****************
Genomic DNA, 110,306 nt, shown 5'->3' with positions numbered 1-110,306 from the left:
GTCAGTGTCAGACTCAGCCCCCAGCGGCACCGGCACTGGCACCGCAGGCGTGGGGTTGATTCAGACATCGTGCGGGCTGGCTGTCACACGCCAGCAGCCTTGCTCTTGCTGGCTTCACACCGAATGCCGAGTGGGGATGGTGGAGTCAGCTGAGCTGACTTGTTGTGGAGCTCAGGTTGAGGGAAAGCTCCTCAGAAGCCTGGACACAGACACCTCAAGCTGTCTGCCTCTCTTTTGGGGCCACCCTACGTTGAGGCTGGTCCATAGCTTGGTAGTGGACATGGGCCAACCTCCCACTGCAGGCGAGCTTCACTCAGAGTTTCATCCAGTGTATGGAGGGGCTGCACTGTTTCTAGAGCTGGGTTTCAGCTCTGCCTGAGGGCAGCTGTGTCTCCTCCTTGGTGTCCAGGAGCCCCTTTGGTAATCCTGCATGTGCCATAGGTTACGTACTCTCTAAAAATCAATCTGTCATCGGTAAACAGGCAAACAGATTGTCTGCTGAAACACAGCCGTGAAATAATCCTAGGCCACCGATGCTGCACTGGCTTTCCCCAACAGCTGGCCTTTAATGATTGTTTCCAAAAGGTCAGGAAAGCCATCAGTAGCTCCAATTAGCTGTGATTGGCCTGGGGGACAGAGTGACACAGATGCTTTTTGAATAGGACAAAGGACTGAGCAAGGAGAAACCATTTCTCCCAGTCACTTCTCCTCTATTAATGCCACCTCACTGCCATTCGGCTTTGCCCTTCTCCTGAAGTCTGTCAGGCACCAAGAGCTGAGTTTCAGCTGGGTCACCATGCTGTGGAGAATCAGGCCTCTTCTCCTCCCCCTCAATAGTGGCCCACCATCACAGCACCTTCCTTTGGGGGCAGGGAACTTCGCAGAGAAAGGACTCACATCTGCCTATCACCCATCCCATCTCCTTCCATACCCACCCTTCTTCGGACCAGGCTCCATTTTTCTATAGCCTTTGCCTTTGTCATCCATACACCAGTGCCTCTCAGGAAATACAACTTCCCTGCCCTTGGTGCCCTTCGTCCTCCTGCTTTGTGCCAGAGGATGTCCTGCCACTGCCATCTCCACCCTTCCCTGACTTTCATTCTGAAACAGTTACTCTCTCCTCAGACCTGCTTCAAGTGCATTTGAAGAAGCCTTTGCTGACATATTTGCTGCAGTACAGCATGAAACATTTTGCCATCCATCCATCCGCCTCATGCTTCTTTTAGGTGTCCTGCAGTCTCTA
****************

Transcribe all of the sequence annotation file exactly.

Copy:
Genomic DNA, 110,306 nt, shown 5'->3' with positions numbered 1-110,306 from the left:
GTCAGTGTCAGACTCAGCCCCCAGCGGCACCGGCACTGGCACCGCAGGCGTGGGGTTGATTCAGACATCGTGCGGGCTGGCTGTCACACGCCAGCAGCCTTGCTCTTGCTGGCTTCACACCGAATGCCGAGTGGGGATGGTGGAGTCAGCTGAGCTGACTTGTTGTGGAGCTCAGGTTGAGGGAAAGCTCCTCAGAAGCCTGGACACAGACACCTCAAGCTGTCTGCCTCTCTTTTGGGGCCACCCTACGTTGAGGCTGGTCCATAGCTTGGTAGTGGACATGGGCCAACCTCCCACTGCAGGCGAGCTTCACTCAGAGTTTCATCCAGTGTATGGAGGGGCTGCACTGTTTCTAGAGCTGGGTTTCAGCTCTGCCTGAGGGCAGCTGTGTCTCCTCCTTGGTGTCCAGGAGCCCCTTTGGTAATCCTGCATGTGCCATAGGTTACGTACTCTCTAAAAATCAATCTGTCATCGGTAAACAGGCAAACAGATTGTCTGCTGAAACACAGCCGTGAAATAATCCTAGGCCACCGATGCTGCACTGGCTTTCCCCAACAGCTGGCCTTTAATGATTGTTTCCAAAAGGTCAGGAAAGCCATCAGTAGCTCCAATTAGCTGTGATTGGCCTGGGGGACAGAGTGACACAGATGCTTTTTGAATAGGACAAAGGACTGAGCAAGGAGAAACCATTTCTCCCAGTCACTTCTCCTCTATTAATGCCACCTCACTGCCATTCGGCTTTGCCCTTCTCCTGAAGTCTGTCAGGCACCAAGAGCTGAGTTTCAGCTGGGTCACCATGCTGTGGAGAATCAGGCCTCTTCTCCTCCCCCTCAATAGTGGCCCACCATCACAGCACCTTCCTTTGGGGGCAGGGAACTTCGCAGAGAAAGGACTCACATCTGCCTATCACCCATCCCATCTCCTTCCATACCCACCCTTCTTCGGACCAGGCTCCATTTTTCTATAGCCTTTGCCTTTGTCATCCATACACCAGTGCCTCTCAGGAAATACAACTTCCCTGCCCTTGGTGCCCTTCGTCCTCCTGCTTTGTGCCAGAGGATGTCCTGCCACTGCCATCTCCACCCTTCCCTGACTTTCATTCTGAAACAGTTACTCTCTCCTCAGACCTGCTTCAAGTGCATTTGAAGAAGCCTTTGCTGACATATTTGCTGCAGTACAGCATGAAACATTTTGCCATCCATCCATCCGCCTCATGCTTCTTTTAGGTGTCCTGCAGTCTCTA